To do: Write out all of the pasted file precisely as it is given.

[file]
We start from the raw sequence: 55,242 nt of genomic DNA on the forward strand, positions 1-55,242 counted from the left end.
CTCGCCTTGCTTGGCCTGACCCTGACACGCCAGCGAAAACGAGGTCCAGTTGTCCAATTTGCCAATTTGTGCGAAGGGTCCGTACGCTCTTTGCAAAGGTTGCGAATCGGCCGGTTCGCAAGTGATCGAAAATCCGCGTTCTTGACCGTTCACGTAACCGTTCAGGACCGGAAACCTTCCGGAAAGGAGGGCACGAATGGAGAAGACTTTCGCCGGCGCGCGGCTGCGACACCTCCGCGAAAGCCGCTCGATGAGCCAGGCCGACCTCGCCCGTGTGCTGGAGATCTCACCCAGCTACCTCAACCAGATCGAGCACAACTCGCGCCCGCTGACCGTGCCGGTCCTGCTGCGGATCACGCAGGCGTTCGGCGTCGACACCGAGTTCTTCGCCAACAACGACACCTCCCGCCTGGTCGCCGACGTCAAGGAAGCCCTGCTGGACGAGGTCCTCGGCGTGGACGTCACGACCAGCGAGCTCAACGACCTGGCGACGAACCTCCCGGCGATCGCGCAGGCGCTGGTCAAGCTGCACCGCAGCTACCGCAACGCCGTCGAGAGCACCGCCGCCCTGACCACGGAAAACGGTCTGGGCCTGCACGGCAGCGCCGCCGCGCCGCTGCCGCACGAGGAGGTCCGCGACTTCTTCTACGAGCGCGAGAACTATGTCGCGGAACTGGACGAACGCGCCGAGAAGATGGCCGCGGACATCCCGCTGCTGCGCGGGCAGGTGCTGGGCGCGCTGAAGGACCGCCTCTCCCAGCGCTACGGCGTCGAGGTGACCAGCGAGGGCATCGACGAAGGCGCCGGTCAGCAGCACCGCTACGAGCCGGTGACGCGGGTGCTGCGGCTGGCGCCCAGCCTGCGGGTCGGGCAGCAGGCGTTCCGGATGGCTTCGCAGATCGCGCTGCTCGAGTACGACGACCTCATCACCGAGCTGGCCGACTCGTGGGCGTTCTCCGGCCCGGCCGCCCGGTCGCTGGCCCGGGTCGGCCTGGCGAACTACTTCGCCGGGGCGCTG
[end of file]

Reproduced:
We start from the raw sequence: 55,242 nt of genomic DNA on the forward strand, positions 1-55,242 counted from the left end.
CTCGCCTTGCTTGGCCTGACCCTGACACGCCAGCGAAAACGAGGTCCAGTTGTCCAATTTGCCAATTTGTGCGAAGGGTCCGTACGCTCTTTGCAAAGGTTGCGAATCGGCCGGTTCGCAAGTGATCGAAAATCCGCGTTCTTGACCGTTCACGTAACCGTTCAGGACCGGAAACCTTCCGGAAAGGAGGGCACGAATGGAGAAGACTTTCGCCGGCGCGCGGCTGCGACACCTCCGCGAAAGCCGCTCGATGAGCCAGGCCGACCTCGCCCGTGTGCTGGAGATCTCACCCAGCTACCTCAACCAGATCGAGCACAACTCGCGCCCGCTGACCGTGCCGGTCCTGCTGCGGATCACGCAGGCGTTCGGCGTCGACACCGAGTTCTTCGCCAACAACGACACCTCCCGCCTGGTCGCCGACGTCAAGGAAGCCCTGCTGGACGAGGTCCTCGGCGTGGACGTCACGACCAGCGAGCTCAACGACCTGGCGACGAACCTCCCGGCGATCGCGCAGGCGCTGGTCAAGCTGCACCGCAGCTACCGCAACGCCGTCGAGAGCACCGCCGCCCTGACCACGGAAAACGGTCTGGGCCTGCACGGCAGCGCCGCCGCGCCGCTGCCGCACGAGGAGGTCCGCGACTTCTTCTACGAGCGCGAGAACTATGTCGCGGAACTGGACGAACGCGCCGAGAAGATGGCCGCGGACATCCCGCTGCTGCGCGGGCAGGTGCTGGGCGCGCTGAAGGACCGCCTCTCCCAGCGCTACGGCGTCGAGGTGACCAGCGAGGGCATCGACGAAGGCGCCGGTCAGCAGCACCGCTACGAGCCGGTGACGCGGGTGCTGCGGCTGGCGCCCAGCCTGCGGGTCGGGCAGCAGGCGTTCCGGATGGCTTCGCAGATCGCGCTGCTCGAGTACGACGACCTCATCACCGAGCTGGCCGACTCGTGGGCGTTCTCCGGCCCGGCCGCCCGGTCGCTGGCCCGGGTCGGCCTGGCGAACTACTTCGCCGGGGCGCTG